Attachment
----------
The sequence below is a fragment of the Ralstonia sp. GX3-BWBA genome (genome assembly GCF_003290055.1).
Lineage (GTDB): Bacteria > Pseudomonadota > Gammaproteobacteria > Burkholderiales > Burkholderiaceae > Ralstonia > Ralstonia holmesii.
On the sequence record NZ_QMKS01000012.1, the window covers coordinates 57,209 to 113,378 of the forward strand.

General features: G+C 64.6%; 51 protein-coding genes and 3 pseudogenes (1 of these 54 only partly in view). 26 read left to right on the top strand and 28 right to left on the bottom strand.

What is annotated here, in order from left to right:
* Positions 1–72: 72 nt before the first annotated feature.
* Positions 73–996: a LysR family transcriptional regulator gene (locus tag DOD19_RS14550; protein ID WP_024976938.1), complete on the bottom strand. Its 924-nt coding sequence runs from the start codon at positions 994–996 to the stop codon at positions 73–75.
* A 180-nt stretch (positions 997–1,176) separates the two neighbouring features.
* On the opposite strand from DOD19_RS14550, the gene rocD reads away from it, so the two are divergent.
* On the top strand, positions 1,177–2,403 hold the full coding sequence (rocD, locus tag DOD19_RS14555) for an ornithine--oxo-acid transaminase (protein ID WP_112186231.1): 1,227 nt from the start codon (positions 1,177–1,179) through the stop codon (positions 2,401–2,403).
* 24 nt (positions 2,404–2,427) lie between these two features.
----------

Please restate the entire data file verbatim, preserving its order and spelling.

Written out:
The sequence below is a fragment of the Ralstonia sp. GX3-BWBA genome (genome assembly GCF_003290055.1).
Lineage (GTDB): Bacteria > Pseudomonadota > Gammaproteobacteria > Burkholderiales > Burkholderiaceae > Ralstonia > Ralstonia holmesii.
On the sequence record NZ_QMKS01000012.1, the window covers coordinates 57,209 to 113,378 of the forward strand.

General features: G+C 64.6%; 51 protein-coding genes and 3 pseudogenes (1 of these 54 only partly in view). 26 read left to right on the top strand and 28 right to left on the bottom strand.

What is annotated here, in order from left to right:
* Positions 1–72: 72 nt before the first annotated feature.
* Positions 73–996: a LysR family transcriptional regulator gene (locus tag DOD19_RS14550; protein ID WP_024976938.1), complete on the bottom strand. Its 924-nt coding sequence runs from the start codon at positions 994–996 to the stop codon at positions 73–75.
* A 180-nt stretch (positions 997–1,176) separates the two neighbouring features.
* On the opposite strand from DOD19_RS14550, the gene rocD reads away from it, so the two are divergent.
* On the top strand, positions 1,177–2,403 hold the full coding sequence (rocD, locus tag DOD19_RS14555) for an ornithine--oxo-acid transaminase (protein ID WP_112186231.1): 1,227 nt from the start codon (positions 1,177–1,179) through the stop codon (positions 2,401–2,403).
* 24 nt (positions 2,404–2,427) lie between these two features.